Portway Park & Ride Station opened to the public on Tuesday 1st August 2023. A few FoSBR members rode the first train arriving Portway Park & Ride at 05:34. There were some rail vloggers in attendance, and GWR staff members giving out freebie lapel pins and bags. FoSBR’s Tim was interviewed by YouTuber Geoff Marshall (he of All the Stations fame) and the vlog can be found here.
There was widespread press coverage of the official opening the previous day 31st July where special guests included Secretary of State for Transport Mark Harper, West of England (WECA) Metro Mayor Dan Norris, Bristol City Council Transport Lead Don Alexander and GWR Western Route Director Marcus Jones.
Speakers cited Portway Park & Ride as the first station in Bristol for nearly a century: Parson Street, opened 1927, is no longer the new kid on the block. The two other recent “Bristol” stations are technically in South Gloucestershire: Bristol Parkway opened in 1972, and Filton Abbey Wood was re-sited and renamed in 1996. FoSBR got a name check from the Transport Secretary. We were surprised he had heard of us!
Southeastern’s Thanet Parkway Station opened to the public on 31st July 2023, the same day as the Portway official opening, so there is some confusion amongst rail enthusiasts around whether Portway Park & Ride is the 2577th or the 2578th station on the national rail network. This is the third GWR station to open in last three months, the previous two being Reading Green Park (2575) and Marsh Barton (2576).
This is the first new station to open as part of WECA’s MetroWest scheme, with additional cross-city services, line re-openings and 7 new stations in 7 years – the next of those being Ashley Down, which could open in May 2024.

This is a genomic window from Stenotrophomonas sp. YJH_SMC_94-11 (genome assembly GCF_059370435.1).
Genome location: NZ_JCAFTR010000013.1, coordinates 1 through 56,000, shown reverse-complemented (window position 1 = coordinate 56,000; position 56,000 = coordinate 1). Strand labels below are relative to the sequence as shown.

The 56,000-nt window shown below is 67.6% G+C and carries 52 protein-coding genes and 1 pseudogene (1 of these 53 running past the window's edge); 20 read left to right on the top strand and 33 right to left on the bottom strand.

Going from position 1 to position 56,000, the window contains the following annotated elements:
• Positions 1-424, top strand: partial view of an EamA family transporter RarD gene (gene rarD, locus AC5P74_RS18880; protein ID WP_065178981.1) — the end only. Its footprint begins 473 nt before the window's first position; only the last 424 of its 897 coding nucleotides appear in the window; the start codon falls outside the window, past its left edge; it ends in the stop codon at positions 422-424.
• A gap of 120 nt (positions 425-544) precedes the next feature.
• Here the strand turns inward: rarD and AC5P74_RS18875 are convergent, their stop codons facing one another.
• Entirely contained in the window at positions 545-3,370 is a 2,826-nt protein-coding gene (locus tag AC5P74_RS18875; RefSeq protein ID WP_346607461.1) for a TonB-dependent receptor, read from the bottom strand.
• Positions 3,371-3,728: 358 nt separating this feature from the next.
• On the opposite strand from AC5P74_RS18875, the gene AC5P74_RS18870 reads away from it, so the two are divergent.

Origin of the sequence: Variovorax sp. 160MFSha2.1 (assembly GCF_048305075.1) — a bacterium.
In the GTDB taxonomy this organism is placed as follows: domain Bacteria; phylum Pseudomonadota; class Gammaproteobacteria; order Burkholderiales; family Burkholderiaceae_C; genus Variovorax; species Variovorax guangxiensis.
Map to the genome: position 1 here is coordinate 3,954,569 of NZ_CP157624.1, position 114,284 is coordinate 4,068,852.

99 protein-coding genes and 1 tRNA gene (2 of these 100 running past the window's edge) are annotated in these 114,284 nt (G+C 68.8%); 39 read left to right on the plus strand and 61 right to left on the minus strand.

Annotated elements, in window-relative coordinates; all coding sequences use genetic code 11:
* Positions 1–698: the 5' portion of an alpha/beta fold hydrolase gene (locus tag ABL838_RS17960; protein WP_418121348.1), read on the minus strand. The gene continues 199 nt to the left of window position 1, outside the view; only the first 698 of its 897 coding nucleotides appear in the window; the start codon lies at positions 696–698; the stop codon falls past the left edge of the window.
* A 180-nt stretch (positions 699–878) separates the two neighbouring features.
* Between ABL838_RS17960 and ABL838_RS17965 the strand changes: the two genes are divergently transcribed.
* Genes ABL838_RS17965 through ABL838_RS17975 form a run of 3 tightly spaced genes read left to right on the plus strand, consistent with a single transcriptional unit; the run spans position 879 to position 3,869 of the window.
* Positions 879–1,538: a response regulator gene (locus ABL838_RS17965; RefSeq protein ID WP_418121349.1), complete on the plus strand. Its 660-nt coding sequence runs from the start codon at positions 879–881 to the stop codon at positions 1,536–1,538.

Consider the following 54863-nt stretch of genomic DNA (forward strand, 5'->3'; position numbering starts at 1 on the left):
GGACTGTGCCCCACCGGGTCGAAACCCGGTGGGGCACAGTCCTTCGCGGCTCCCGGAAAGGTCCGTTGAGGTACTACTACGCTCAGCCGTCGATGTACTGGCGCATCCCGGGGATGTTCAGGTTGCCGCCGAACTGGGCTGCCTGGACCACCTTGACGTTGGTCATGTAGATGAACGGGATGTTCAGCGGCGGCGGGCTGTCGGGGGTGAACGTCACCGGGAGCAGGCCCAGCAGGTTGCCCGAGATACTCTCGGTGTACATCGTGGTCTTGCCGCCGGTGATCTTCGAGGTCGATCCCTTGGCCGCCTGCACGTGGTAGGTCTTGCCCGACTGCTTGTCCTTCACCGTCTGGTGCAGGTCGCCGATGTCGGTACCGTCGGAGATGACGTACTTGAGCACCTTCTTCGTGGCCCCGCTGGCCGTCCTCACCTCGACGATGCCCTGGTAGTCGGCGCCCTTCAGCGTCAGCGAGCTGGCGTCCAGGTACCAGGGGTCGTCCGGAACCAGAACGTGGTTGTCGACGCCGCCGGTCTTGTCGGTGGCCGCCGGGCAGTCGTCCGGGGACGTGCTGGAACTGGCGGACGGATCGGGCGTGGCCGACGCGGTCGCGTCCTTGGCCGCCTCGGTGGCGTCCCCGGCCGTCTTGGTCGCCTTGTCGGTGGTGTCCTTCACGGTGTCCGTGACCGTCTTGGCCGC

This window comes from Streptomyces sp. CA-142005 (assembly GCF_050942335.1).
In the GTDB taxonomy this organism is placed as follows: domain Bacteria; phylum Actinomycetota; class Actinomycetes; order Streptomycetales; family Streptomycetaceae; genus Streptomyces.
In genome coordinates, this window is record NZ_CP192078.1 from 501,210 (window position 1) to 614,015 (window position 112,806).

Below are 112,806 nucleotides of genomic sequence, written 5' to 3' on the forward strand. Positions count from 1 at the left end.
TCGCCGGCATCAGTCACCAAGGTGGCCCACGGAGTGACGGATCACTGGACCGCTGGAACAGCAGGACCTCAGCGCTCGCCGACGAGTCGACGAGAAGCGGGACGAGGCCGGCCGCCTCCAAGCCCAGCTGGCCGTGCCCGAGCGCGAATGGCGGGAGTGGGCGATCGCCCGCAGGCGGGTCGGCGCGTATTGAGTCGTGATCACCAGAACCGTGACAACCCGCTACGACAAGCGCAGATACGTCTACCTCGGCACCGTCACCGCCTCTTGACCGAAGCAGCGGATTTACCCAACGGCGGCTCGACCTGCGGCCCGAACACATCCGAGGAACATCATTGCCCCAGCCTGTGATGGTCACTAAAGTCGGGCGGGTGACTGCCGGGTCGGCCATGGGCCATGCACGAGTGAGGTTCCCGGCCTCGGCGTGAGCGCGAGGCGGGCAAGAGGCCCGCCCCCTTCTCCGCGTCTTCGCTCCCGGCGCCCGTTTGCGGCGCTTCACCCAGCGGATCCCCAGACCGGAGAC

Portway Park & Ride station sits between Shirehampton and Avonmouth adjacent to the pre-existing bus park and ride facility. There is a half-hourly service between Bristol Temple Meads and Avonmouth (hourly to Severn Beach). The new station will provide the local community and park and ride users with a link to destinations on the Severn Beach line and to the wider rail network via Bristol Temple Meads.
The bus and train routes are complementary – Stagecoach service 9 routes via Hotwells, Broadmead, Temple Meads to Brislington Park & Ride. The Severn Beach Line arcs via Clifton, Gloucester Road, Easton and Lawrence Hill to Bristol Temple Meads, with many services continuing to Weston-super-Mare. The train to Temple Meads will appeal to those visiting the developing Temple Quarter area, which is shifting Bristol’s centre of gravity east.
The single platform is 126 metres long and can accommodate five-car trains. There are two shelters. The station was designed with accessibility features such as tactile paving and signage that includes raised text and braille. The car park has been extended to cater for 870 cars.
There is CCTV, a ticket machine and tap on/tap off points for the GWR Pay As You Go (PAYG) scheme. Neither the ticket machine nor the tap on/tap off were functioning on the first day of service.
Many thanks to Jane Jones and Stacey Lewis of GWR for facilitating the official opening, and all the organisations involved in commissioning and funding the £5.8m station, including GWR, Network Rail, Bristol City Council, WECA, DfT, Severnside Community Rail Partnership and contractors Dyer & Butler.